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Alanine Aminotransferase Hemoglobin Levels 2 of 3 Features in Artificial Intelligence Tool That Most Predict Severe COVID 19 Outcomes

May 18, 2020

A prototype artificial intelligence (AI) tool showed that just three inputs had the most predictive power for discerning which patients with COVID-19, the illness caused by the novel coronavirus SARS-CoV-2, would likely develop acute respiratory distress syndrome (ARDS) (Comput Mater Con 2020;63:537-51). Based on data from 53 patients treated at two hospitals in China, this predictive analytics system found that elevations in alanine aminotransferase (ALT) and hemoglobin, along with patient-reported myalgia predicted risk of ARDS with up to 80% accuracy.
Surprisingly, many of the clinical features associated with COVID-19 such as ground glass opacities on chest computed tomography, fever, cough, lymphopenia, and dyspnea did not distinguish risk of disease progression and were not highly predictive. Patients’ viral load (cycle threshold) also did not prove to be predictive.
Moreover, the patients’ ALT and hemoglobin values were only modestly elevated. The median ALT value at the time of presentation at hospital was 24 U/L (range, 15-40.5 U/L; reference range, 9-50 U/L). The median hemoglobin level was 13.7 g/dL (range, 12.9-14.4 g/dL, reference range, 12.8-16.5 g/dL). Other features, including sex, temperature, age, and levels of sodium, potassium, and creatinine, and lymphocyte and white blood cell counts, added modestly to prediction.
“The model highlights that some pieces of clinical data may be underappreciated by clinicians,” wrote the investigators in Wenzhou, China, and in New York City. They added that features don’t have to be causal to be predictive.
In their feature engineering and statistical analysis, the researchers employed entropy, which measures how much information a feature encapsulates; information gain—the amount of information acquired after knowing the value of the feature; Gini index, a measure of the impurity of a dataset; and Chi-Squared statistics, indicating how dependent two variables are.
The authors speculated that myalgia “could represent generalized inflammatory and cytokine response not captured well by other indicators.” The slightly elevated hemoglobin levels could be linked to smoking, which has been associated with increased hemoglobin values, or to male sex.
The much-anticipated TAILOR-PCI trial assessing genetic testing to guide antiplatelet therapy after percutaneous cardiovascular intervention failed to meet its primary end point of a 50% reduction in adverse cardiovascular events at 1 year. However, the largest trial to explore the clinical utility of detecting CYP2C19 *2/*3 loss of function allele carriers prior to starting antiplatelet therapy showed a 34% reduction in a composite of major cardiovascular events at year 1. TAILOR-PCI also found a statistically significant 40% drop in the total number of events per patient who received genetically guided treatment compared with those who received standard therapy. These outcomes were presented at the virtual American College of Cardiology/World Congress of Cardiology meeting (20-LB-20309-ACC).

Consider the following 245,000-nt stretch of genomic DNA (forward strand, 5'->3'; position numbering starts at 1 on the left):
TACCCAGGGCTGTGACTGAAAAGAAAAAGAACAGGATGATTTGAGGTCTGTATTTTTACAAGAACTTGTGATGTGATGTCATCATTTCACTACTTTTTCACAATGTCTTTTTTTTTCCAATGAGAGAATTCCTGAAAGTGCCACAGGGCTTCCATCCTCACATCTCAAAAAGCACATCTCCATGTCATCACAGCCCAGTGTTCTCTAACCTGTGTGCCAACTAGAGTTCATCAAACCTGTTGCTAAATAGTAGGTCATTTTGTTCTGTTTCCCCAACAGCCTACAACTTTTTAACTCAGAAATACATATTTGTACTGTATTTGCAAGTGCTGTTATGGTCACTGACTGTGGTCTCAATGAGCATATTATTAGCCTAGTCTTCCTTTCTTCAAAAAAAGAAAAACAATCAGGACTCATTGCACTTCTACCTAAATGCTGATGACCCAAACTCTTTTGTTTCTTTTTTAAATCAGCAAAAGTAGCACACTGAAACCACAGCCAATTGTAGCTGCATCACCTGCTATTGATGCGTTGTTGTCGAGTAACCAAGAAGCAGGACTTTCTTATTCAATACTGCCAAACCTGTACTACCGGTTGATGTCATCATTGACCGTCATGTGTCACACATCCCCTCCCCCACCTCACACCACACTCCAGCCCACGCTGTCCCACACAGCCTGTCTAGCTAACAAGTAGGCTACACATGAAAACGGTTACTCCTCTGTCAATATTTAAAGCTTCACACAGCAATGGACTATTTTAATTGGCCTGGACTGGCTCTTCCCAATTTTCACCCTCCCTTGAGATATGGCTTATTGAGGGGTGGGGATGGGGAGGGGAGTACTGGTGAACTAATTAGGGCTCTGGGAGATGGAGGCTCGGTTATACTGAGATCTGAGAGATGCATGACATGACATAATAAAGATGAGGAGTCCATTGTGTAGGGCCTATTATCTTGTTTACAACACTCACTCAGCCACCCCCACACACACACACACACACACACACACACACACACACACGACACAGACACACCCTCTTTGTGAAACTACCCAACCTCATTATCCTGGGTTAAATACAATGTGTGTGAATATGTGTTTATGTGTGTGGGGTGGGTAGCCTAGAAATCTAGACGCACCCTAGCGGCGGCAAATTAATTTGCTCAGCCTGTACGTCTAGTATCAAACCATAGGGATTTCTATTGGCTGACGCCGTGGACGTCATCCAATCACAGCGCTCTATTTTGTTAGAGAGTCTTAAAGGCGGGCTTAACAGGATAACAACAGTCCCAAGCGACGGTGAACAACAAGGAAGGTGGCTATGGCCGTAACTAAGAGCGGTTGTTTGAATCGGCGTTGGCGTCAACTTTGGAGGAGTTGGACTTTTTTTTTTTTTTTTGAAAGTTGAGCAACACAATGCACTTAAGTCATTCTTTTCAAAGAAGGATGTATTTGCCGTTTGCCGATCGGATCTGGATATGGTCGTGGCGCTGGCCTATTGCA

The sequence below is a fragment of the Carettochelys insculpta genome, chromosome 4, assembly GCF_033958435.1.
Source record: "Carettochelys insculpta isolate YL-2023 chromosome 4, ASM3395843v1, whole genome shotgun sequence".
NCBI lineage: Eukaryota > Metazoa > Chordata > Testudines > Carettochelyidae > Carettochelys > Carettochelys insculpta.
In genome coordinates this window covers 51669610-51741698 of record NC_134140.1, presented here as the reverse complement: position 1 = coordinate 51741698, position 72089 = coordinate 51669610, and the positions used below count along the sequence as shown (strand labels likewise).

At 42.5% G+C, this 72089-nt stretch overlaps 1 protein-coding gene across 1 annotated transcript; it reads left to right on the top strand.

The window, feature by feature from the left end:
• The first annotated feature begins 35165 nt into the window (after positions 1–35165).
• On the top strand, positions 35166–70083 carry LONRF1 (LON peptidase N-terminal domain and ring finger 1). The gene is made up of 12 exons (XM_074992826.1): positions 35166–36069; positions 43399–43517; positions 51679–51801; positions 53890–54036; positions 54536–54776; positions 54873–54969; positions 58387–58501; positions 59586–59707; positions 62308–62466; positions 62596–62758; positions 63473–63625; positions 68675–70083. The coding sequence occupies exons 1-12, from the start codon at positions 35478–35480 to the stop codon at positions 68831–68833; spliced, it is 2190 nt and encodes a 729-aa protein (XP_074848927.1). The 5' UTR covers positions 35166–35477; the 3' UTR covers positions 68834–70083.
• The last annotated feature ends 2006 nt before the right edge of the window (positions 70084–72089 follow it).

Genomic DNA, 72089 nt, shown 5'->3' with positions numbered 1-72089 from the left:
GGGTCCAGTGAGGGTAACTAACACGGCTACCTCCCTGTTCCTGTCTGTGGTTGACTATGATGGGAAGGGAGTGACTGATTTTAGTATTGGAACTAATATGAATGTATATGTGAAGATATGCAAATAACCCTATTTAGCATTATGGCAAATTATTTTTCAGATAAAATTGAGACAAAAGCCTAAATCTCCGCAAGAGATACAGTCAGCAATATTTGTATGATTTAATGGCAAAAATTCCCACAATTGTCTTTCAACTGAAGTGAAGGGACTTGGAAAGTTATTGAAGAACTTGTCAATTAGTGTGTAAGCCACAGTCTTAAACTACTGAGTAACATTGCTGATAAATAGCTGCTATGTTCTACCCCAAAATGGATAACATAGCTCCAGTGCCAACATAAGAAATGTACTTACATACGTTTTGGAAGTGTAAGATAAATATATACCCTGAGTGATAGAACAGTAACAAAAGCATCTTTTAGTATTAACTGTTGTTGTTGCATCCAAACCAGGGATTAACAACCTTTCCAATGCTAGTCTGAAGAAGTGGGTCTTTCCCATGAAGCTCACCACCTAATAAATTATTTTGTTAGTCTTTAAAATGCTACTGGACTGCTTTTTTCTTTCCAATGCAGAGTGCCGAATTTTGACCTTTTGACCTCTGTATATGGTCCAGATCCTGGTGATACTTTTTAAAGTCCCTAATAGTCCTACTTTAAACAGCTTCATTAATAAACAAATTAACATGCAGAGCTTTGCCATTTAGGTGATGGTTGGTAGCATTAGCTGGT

“Although these results fell short of the effect size that we predicted, they nevertheless provide a signal that offers support for the benefit of genetically guided therapy,” said co-principal investigator Naveen Pereira, MD, professor of medicine at the Mayo Clinic in Rochester, Minnesota.
In a post hoc analysis, the researchers found a nearly 80% reduction in the rate of adverse events in the first 3 months of treatment in participants who received genetically guided care versus those who received standard care.
Subjects were randomized to receive either standard care—75 mg daily of clopidogrel—or genetic testing-guided care. Those who were determined through genetic testing to be CYP2C19 *2/*3 carriers (35%) received 90 mg of ticagrelor twice daily; otherwise, participants in the genetic testing arm of the trial received clopidogrel. There were 1.6% major or minor bleeding events at the end of 1 year in participants in the standard care arm and 1.9% in carriers in the guided-treatment group.
Three noninvasive methods for identifying patients with nonalcoholic steatohepatitis (NASH) agree in only 18% of cases, under-scoring the need for better noninvasive means of recognizing this condition, according to an abstract accepted for the Endocrine Society’s annual meeting (SUN-606).
The investigators used data from the National Health and Nutrition Examination Survey III (NHANES III) to compare three noninvasive methods of identifying NASH: the NASH liver fat score, the HAIR score, and the Gholam score.
The HAIR score incorporates the presence of hypertension, alanine transaminase (ALT) levels, and insulin resistance. The NASH liver fat score is based on the presence of metabolic syndrome, type 2 diabetes, and levels of serum insulin, ALT, and aspartate aminotransferase (AST), while the Gholam score uses AST and a diagnosis of type 2 diabetes.
The investigators identified NHANES III participants who had moderate to severe hepatic steatosis, as determined by ultrasound. In all 1,236 subjects were determined to have NASH by at least one noninvasive method, but the three methods all identified NASH in just 18% of cases. Two methods agreed in 20% of cases.
The three methods all identified significant risk factors for NASH as being overweight or obese, having elevated AST or ALT levels, and having raised C-peptide, serum glucose, or serum triglycer-ide levels. However, the methods disagreed on the significance of other risk factors.